"I’ve mentioned in a previous post about my plan to start this business on a limited budget, or bootstrapping as it’s commonly known.
Although bootstrapping isn’t on the surface an ideal scenario for starting a business, particularly when competing with companies that have millions of pounds of VC investment, there are certain advantages. One of the key advantages for me is that I am getting to learn about so many different aspects to running a business: financial, marketing, social media, retailers, design, development, and many more. Once the business is more established and I can either employ staff or outsource, it’s good to know that I will have a grounding in these subject areas.
Another advantage is that things have to be done on the cheap. Although this might seem unappealing, it’s amazing how far your money can stretch when you are forced to be a little bit inventive about how you spend each pound to get the best return. Profitability is not a factor at the moment as I’m pre start-up but adopting the principle of getting the highest possible return from any spend is surely a good foundation for a profitable business.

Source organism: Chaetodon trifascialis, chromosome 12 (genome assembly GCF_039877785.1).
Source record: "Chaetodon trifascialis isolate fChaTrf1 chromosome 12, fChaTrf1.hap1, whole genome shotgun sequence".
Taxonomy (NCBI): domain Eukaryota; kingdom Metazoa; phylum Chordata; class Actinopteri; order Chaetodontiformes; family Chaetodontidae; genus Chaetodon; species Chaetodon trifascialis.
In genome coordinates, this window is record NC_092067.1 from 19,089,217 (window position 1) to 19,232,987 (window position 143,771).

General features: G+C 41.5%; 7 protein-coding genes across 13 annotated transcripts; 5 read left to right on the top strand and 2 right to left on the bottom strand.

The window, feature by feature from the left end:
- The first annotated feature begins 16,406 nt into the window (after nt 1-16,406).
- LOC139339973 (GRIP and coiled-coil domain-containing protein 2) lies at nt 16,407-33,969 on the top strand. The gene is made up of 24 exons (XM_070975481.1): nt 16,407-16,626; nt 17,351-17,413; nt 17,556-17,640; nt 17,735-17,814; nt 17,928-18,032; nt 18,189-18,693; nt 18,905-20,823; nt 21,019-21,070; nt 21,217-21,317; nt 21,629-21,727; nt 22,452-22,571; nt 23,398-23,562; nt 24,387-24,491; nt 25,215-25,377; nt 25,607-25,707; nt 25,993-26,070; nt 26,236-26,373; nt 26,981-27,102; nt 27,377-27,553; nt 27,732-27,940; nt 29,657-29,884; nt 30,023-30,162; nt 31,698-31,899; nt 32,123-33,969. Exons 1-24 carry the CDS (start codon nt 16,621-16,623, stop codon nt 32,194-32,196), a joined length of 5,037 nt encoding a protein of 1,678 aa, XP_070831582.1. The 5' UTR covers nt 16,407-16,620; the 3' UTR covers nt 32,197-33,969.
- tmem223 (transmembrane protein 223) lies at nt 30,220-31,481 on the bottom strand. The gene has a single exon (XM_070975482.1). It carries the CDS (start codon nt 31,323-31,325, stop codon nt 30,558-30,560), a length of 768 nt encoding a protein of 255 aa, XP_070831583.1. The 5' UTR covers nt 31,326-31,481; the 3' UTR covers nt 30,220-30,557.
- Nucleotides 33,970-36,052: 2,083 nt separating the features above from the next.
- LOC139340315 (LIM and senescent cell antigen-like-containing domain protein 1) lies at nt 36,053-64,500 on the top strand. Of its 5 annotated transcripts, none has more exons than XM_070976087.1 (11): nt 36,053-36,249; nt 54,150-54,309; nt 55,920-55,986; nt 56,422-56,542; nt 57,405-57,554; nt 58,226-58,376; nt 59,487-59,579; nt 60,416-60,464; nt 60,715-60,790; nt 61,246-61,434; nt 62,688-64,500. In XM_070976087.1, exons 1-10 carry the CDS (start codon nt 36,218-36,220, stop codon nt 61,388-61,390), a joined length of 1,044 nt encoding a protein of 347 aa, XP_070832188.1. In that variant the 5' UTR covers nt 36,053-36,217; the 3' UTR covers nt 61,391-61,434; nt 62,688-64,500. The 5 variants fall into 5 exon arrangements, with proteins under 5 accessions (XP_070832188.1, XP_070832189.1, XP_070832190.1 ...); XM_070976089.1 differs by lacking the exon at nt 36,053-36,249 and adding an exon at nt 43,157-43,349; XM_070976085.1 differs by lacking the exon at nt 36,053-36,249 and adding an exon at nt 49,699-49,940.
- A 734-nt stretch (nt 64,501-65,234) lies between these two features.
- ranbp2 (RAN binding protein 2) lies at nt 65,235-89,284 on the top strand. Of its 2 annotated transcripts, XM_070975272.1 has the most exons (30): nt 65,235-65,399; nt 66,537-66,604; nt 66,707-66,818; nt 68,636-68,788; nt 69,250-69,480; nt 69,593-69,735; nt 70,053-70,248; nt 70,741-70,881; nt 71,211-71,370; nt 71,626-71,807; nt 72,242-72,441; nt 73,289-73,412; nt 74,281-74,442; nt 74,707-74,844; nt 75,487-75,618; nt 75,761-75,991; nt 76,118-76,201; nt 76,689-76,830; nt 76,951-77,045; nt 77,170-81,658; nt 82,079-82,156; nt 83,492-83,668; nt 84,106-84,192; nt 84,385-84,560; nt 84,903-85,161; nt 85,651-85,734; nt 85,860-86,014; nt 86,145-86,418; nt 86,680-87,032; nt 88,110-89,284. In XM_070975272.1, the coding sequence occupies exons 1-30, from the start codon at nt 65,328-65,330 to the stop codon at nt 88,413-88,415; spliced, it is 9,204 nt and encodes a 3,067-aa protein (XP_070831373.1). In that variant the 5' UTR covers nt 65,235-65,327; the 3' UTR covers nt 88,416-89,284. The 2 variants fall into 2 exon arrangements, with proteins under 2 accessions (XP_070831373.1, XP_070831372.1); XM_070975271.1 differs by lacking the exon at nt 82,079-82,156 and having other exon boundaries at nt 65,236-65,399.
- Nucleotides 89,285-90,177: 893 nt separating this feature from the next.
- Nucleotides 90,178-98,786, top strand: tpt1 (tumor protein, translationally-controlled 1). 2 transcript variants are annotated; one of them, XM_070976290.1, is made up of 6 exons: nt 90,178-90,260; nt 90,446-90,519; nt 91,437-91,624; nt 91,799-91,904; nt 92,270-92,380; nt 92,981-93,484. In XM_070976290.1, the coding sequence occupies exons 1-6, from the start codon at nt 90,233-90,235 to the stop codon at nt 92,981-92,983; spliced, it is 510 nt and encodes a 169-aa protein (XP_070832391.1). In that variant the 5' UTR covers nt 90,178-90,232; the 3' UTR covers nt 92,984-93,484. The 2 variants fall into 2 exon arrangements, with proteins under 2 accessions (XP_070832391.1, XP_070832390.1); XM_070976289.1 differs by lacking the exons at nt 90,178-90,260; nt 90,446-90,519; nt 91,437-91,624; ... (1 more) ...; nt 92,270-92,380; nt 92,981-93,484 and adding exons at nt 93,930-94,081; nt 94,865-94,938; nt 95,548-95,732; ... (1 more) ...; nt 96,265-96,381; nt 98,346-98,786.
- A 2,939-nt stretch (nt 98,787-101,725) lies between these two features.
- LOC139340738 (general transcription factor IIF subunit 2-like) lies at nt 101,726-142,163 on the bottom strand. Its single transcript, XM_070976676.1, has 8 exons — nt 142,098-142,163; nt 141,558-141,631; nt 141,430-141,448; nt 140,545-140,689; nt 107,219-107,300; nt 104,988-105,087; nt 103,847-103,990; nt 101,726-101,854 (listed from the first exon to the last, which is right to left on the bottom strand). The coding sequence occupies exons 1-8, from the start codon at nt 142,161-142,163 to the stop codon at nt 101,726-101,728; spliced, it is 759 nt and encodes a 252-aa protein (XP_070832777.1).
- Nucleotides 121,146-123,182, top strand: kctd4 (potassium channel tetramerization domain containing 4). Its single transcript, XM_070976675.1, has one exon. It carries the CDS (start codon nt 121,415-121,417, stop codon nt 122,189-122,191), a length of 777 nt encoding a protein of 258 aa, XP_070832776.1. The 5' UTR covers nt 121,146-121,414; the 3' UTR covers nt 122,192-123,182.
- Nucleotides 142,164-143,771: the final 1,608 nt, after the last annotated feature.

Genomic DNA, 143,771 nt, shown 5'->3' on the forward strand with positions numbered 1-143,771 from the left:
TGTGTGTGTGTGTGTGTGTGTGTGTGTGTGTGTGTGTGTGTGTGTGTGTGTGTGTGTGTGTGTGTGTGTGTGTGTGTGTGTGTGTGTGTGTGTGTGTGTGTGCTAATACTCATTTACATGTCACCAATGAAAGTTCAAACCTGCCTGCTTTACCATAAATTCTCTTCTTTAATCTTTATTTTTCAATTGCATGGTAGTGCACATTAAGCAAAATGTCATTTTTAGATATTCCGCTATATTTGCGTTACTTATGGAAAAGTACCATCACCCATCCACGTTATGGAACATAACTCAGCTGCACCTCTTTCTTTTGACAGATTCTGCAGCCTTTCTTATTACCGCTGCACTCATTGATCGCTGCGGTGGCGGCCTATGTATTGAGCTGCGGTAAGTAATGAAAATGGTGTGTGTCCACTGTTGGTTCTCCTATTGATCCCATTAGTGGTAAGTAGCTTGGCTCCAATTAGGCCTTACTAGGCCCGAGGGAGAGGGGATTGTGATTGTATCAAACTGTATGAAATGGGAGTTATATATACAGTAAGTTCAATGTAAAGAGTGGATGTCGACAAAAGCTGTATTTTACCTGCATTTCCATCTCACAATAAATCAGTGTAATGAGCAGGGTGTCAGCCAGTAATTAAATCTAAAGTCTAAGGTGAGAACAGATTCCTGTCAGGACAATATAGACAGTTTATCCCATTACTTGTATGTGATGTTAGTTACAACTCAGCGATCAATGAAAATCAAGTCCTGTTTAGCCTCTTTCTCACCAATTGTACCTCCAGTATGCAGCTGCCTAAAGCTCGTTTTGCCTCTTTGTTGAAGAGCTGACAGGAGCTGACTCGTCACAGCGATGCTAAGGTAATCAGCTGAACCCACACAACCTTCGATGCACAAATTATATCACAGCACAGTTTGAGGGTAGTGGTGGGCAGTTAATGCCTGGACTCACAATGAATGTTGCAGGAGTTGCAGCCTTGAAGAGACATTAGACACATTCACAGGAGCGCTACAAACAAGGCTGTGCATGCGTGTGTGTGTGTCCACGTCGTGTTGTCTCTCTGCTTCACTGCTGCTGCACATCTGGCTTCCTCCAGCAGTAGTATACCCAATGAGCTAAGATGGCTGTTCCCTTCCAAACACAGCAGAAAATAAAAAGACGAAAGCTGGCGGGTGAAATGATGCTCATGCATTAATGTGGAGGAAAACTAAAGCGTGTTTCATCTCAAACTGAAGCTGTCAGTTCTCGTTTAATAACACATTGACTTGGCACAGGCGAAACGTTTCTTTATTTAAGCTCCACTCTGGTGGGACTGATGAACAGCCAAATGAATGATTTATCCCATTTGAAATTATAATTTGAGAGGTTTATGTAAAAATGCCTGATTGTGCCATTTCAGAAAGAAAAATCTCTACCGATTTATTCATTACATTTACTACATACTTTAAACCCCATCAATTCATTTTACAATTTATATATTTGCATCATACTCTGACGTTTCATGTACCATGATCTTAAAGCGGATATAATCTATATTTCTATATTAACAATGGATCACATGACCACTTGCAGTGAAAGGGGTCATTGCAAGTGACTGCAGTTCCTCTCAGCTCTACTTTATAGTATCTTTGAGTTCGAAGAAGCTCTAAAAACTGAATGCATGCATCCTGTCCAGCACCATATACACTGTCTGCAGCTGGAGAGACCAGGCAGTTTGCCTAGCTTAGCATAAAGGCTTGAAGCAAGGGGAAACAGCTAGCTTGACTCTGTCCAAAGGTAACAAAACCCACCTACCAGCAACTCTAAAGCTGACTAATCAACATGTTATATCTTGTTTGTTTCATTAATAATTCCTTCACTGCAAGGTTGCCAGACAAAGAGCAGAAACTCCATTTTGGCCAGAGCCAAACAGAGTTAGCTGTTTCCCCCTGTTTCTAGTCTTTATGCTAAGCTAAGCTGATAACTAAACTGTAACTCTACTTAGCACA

So what are the downsides? Well, one of the most difficult things about bootstrapping is the sheer amount of work to get done, and the breadth of the work. Learning how to focus in on one important area is very difficult when there are others screaming for your attention. So this has been a good learning curve for me in terms of how I get the most out of my time. I thought I’d use the rest of this post to offer a few tips:
I love my iPod touch. It’s great for when I don’t have a large amount of time to spare; I can still get something done quickly in 5 minutes
Following on from that, one of my favourite apps is Evernote – a straightforward to-do list application. Helpful for prioritising.
Reading business news about starting up is great for motivation, ideas and inspiration but it can be a time-zapper. Flipboard is a great application for giving you the most relevant headlines quickly.
I try and do my most difficult and high priority tasks early on in the day, as that is usually my most productive time (I’m a morning person) – so a lot gets done between the hours of 7am and 11am.
Do emails once a day. Constant streams of information and requests via email can be distracting. Dedicating specific time to replying can save you a lot of time."